Renewable Energy Department (RED) which was built up in July of 2009 is the technical body concerned with the development of renewable energy projects at MEW. Biomass Department at RED is the responsible department for the development of other departments involved in the sector of renewables in MEW which are Energy Policy Directorate and Energy Programming Directorate. The following are some of REDs scope of work:(1)Assessing REN potential and preparing detailed resource maps.(2)Preparing provincial level REN master plans(3)Developing technical designs, benchmarks, and performance standards(4)Providing technical assistance and oversight to MRRD, DABS, and other GOs in designing and implementation of their REN projects(5)Providing technical support to local industry and manufacturers on needs basis(6)Providing technology specific and other technical inputs to MOF for designing fiscal incentives, specifically for facilitating the investment from the private sector(7)Designing and implementing pilot and demonstration projects that support either new technology or innovative concepts such as the Public-Private-People-partnership, women entrepreneur led REN projects, REN projects to support MDGs, and Post-2015 Development Agenda, roof-top projects on government buildings(8)Coordinating with donors and other funding organizations to ensure synergy of projects(9)Facilitating technical training, awareness generation, and capacity building of stakeholders across GOs and NGOs

2.2. Ministry of Rural Rehabilitation and Development (MRRD)

Promotion of rural energy services is mandate of MRRD to alleviate poverty and improve the livelihood of rural households. This mandate is at the village level. However, if there are projects that need to be implemented at the district level or provincial level or the scale of the project is bigger than what is specified (1000 kW) in the policies, then MRRD coordinates with MEW and/or DABS. MRRDs District Development Plans (DDPs) consider rural energy as one of the priority demands of communities.

Rural Energy and Enterprise Development (REED) Directorate is responsible for the rural energy issues at MRRD. In addition, rural energy projects at MRRD are implemented through National Solidarity Program (NSP) funded by UNDP and National Area Based Development Program’s (NABDP’s) Energy for Rural Development in Afghanistan (ERDA). ERDA is being scaled up to a new program called Afghanistan Sustainable Energy for Rural Development (ASERD) by joint initiative of MRRD and UNDP for implementation of subcomponent NPP-1 ARD Cluster. ASERD which was officially launched in the summer of 2015 plans to provide energy services with both electrical energy and thermal energy to about 110,000 households with a budget of 190 USD over five years. AERD’s main components are energy supply, policy, capacity building, and piloting innovative technologies.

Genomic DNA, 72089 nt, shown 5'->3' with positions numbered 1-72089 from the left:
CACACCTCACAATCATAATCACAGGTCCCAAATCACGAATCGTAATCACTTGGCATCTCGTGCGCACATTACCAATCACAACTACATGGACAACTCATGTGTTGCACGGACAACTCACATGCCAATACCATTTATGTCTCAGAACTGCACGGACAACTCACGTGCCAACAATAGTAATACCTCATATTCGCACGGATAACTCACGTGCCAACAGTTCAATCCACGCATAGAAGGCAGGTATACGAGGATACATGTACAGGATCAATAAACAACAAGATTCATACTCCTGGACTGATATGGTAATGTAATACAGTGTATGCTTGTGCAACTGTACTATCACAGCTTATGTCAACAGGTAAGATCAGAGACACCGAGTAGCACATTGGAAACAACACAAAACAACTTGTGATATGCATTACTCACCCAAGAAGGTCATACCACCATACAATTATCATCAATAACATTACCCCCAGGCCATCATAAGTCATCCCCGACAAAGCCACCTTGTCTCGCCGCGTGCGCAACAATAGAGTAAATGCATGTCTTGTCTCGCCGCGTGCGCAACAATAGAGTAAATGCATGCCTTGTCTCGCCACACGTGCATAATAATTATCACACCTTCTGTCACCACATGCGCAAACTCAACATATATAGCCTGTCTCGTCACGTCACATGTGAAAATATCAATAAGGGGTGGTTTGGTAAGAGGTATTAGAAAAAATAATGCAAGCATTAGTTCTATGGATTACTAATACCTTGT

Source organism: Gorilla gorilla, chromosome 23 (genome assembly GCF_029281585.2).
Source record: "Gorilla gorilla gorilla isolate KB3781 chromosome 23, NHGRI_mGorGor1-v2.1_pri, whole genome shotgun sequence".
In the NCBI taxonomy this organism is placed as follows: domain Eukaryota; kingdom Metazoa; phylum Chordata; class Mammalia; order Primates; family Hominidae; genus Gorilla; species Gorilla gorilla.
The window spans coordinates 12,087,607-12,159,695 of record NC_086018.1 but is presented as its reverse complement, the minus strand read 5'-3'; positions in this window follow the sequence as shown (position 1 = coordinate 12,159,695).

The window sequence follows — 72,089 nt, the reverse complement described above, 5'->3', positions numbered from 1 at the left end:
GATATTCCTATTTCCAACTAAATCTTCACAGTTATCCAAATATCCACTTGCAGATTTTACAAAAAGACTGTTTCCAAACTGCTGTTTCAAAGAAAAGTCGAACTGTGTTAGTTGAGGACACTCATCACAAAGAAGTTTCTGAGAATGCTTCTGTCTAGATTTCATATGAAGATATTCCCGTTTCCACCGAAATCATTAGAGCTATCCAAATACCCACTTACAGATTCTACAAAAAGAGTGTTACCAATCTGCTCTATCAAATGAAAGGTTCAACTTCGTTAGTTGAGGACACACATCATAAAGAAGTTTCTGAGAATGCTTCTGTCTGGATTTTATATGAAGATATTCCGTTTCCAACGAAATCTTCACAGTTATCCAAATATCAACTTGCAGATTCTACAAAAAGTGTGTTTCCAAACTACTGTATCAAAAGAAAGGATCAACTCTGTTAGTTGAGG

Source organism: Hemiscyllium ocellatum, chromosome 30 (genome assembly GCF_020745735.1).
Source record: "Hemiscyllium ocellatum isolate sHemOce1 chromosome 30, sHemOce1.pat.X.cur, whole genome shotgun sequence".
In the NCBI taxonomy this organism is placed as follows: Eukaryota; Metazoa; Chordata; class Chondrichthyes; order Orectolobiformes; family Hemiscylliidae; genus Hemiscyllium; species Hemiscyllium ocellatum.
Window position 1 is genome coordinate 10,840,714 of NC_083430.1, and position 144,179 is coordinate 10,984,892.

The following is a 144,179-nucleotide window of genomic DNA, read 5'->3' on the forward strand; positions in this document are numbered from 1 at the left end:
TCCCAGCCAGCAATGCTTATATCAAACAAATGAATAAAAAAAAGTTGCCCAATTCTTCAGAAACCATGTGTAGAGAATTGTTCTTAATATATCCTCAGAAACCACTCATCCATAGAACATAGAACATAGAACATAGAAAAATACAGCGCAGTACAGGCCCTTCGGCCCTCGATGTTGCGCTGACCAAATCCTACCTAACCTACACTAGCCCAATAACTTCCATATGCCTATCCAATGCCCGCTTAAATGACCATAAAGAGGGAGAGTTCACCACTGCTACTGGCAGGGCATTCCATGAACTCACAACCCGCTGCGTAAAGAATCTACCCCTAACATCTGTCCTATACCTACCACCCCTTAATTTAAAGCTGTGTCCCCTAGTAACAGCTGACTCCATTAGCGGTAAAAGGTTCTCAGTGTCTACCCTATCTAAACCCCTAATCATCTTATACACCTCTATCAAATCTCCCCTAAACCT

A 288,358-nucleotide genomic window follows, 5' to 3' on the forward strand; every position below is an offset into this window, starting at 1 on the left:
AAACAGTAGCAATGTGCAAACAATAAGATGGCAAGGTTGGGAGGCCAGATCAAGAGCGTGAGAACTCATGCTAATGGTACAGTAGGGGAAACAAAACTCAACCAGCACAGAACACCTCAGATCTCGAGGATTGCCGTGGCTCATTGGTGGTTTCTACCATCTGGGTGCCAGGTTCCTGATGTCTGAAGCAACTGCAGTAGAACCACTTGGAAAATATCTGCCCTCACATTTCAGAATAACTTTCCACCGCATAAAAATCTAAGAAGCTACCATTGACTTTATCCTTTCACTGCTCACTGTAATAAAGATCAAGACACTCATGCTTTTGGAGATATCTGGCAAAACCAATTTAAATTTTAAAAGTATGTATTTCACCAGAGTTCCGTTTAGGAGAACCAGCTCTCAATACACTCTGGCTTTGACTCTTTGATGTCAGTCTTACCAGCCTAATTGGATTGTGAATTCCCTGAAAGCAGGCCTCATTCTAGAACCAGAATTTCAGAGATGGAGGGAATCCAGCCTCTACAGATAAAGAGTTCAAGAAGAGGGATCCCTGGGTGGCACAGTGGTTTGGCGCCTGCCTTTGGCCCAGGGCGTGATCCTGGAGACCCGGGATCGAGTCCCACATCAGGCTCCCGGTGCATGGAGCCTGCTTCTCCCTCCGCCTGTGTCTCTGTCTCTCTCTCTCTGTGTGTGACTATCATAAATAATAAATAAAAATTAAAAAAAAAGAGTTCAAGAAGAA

2.3. Da Afghanistan Breshna Sherkat (DABS)

DABS is the only independent state-owned utility in the country owning all of the central generation, distribution, and transmission assets in Afghanistan. According to a MOU between MEW, DABS, and MOF, DABS is responsible for operation and management of power sector in Afghanistan. DABS was part of MEW prior to 2008 as DABM. DABS’s focus is not really rural electrification since its main business is central grid-connected power generation units. Shares of DABS are owned by government. Ministries of Energy and Water, Finance, Economy, and Urban Development own shares of DABS. MEW owns 35% of DABS’s share. DABS bought 176 million USD worth of electricity from neighboring countries in 2013 and had forecasted another 205 million USD for 2014. This corresponds to 79% of energy supplied by DABS in 2014. DABS’s financial assets amount to about 561 million USD and its net income amounts to about 20 million USD.

2.4. The Energy Steering Committee (ESC)

ESC is the highest decision-making body in the energy sector of Afghanistan meeting in the President’s Office and is currently chaired by President’s Senior Advisor on Technology and Infrastructure. Other members are Ministers of Energy and Water, Economy, Mines and Petroleum, and Finance and CEO of DABS.

2.5. Interministerial Commission for Energy (ICE)

ICE was established by a presidential decree in 2006 for the purposes of donor and government stakeholder coordination and harmonizing investment plans in the energy sector. ICE is chaired by MOEc and its core members are MEW, DABS, MRRD, MOF, and MOMP. ICE has been very effective in investment and governance aspects of energy sector in Afghanistan coordinating five ministries, about 10 main development agencies, and other private sector partners and civil society organizations. ICE was closed in June 2012 due to lack of funding. ABD reports that, prior to its closure, ICE “has proved to be the most effective and coherent mechanism to brainstorm and agree on an investment and governance agenda.” In May 2012, Afghan government approached ADB to support its efforts in coordinating the activities of its energy sector in (i) sector discussions, (ii) sector planning and harmonization, (iii) investment sequencing, and (iv) analytical work related to Afghanistan’s energy sector. Fortunately, ICE was reestablished under an ADB project (Project # 46347-001) that was approved on Feb 22, 2013, in order to institutionalize it and assure its sustainability as nearly 5 billion USD grant money is estimated to go into the energy sector of Afghanistan during 2013–2015. ADB project to fund ICE’s activities is planned to close on March 31, 2015. Impact, outcome, and activities of ADB project # 46347-001 to reestablish and support ICE are described in the below paragraph taken from ADB Technical Assistance Report published in Feb 2013.